Archive for category: Patient Resources

Outpatient Dysphagia Causes Chart

Dysphagia can be caused by innumerable disease processes. It has a significant impact on quality of life, life expectancy, and the utilization of health care resources. The most common causes of dysphagia have not been previously clarified. UC Davis CVS researchers led by Dr. Belafsky have published work that has documented the most common causes of swallowing difficulty in outpatient dysphagia sufferers (Ann Otol Rhinol Laryngol. 2013 May;122(5):335-8.).

Gastroesophageal reflux was the most common cause of swallowing impairment followed by radiation treatment for head and neck cancer and cricopharyngeus muscle dysfunction. Other less common causes of dysphagia identified by our team include esophageal dysmotility, progressive neurologic disease, hiatal hernia, eosinophilic esophagitis, vocal fold immobility, cervical spine surgery, and achalasia.

Interestingly, despite the most contemporary state-of-the-art diagnostic equipment, a source of the swallowing
complaint could not be identified in 13% of individuals. This highlights the need to differentiate between the subjective symptom of dysphagia and objective evidence of swallowing impairment and identifies room for improvement in our ability to diagnose tertiary causes of dysphagia.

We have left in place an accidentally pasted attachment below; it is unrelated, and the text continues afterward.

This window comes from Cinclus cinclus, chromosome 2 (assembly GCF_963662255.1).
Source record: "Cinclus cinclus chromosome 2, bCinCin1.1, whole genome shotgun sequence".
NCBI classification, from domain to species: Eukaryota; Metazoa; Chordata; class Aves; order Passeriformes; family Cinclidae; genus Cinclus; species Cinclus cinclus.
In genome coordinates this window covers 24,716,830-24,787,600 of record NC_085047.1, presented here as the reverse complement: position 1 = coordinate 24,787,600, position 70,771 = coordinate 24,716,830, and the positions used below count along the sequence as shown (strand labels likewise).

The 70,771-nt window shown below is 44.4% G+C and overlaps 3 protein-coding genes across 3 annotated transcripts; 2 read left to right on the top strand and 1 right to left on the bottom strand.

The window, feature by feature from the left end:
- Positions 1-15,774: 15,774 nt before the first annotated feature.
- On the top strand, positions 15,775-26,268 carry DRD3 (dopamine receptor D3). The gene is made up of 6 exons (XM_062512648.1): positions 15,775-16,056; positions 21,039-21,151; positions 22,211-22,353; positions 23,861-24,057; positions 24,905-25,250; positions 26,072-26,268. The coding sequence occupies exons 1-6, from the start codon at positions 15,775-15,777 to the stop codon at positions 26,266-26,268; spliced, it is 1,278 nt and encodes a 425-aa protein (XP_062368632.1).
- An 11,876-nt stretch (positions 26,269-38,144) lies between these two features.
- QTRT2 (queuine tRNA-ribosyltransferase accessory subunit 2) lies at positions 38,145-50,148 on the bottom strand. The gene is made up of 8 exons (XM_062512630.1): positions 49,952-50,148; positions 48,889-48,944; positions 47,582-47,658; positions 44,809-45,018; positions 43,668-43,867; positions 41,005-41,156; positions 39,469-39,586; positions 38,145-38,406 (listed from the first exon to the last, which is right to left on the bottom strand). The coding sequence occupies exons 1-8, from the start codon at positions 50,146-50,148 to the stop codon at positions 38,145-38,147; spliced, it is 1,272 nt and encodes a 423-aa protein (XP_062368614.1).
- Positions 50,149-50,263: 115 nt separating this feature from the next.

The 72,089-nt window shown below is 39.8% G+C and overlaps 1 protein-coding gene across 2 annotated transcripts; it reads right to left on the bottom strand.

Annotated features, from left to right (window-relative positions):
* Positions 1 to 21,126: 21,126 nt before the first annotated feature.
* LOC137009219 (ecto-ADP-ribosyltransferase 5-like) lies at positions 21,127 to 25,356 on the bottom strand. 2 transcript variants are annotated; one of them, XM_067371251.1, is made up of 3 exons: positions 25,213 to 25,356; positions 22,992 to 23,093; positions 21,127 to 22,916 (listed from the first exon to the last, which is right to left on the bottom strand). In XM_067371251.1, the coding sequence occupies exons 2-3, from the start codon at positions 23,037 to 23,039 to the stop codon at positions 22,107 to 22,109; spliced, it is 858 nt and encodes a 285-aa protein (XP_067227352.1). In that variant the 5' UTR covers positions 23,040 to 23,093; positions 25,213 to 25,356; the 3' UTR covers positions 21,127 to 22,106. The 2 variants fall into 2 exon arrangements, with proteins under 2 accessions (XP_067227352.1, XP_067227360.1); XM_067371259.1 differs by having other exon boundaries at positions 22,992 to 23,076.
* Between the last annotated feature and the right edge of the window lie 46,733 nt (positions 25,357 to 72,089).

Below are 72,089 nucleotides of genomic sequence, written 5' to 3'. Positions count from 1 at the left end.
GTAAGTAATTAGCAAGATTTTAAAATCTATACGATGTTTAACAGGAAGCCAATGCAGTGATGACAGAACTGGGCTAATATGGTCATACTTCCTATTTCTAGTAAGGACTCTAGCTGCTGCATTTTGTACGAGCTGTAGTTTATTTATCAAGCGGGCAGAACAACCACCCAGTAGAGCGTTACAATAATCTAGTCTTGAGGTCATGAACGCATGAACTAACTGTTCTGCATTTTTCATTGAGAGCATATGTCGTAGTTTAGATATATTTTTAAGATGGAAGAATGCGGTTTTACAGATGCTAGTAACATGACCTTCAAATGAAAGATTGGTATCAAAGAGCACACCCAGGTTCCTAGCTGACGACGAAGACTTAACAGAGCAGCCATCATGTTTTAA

These findings allow clinicians to better allocate health care resources and focus their research efforts to areas that provide maximum patient benefit and quality of life improvement.

Dysphagia is a symptom, not a disease. Patients reporting the symptom of dysphagia may lack objective evidence of swallowing dysfunction. In order to accurately quantify the symptom of dysphagia, UC Davis CVS researchers have developed and validated a 10-item self administered survey instrument entitled the Eating Assessment Tool or EAT-10 (Ann Otol Rhinol Laryngol. 2008 Dec;117(12):919-24.).

The EAT-10 allows clinicians and scientists to document the degree of patient-reported swallowing-related disability as well as monitor dysphagia treatment efficacy. Normative data suggests that an EAT-10 ≥ 2 is abnormal. The instrument is becoming one of the most commonly used clinical research tools globally for persons with swallowing difficulty and is the primary outcome measure for dozens of investigations and clinical trials. The EAT-10 has been translated into numerous languages, including Japanese, Spanish, Anatolian Turkish, Italian, Chinese, and Portuguese.

Development of a pediatric version of the EAT-10 as well as a version to quantify the degree of swallowing difficulty for dogs and cats is currently underway.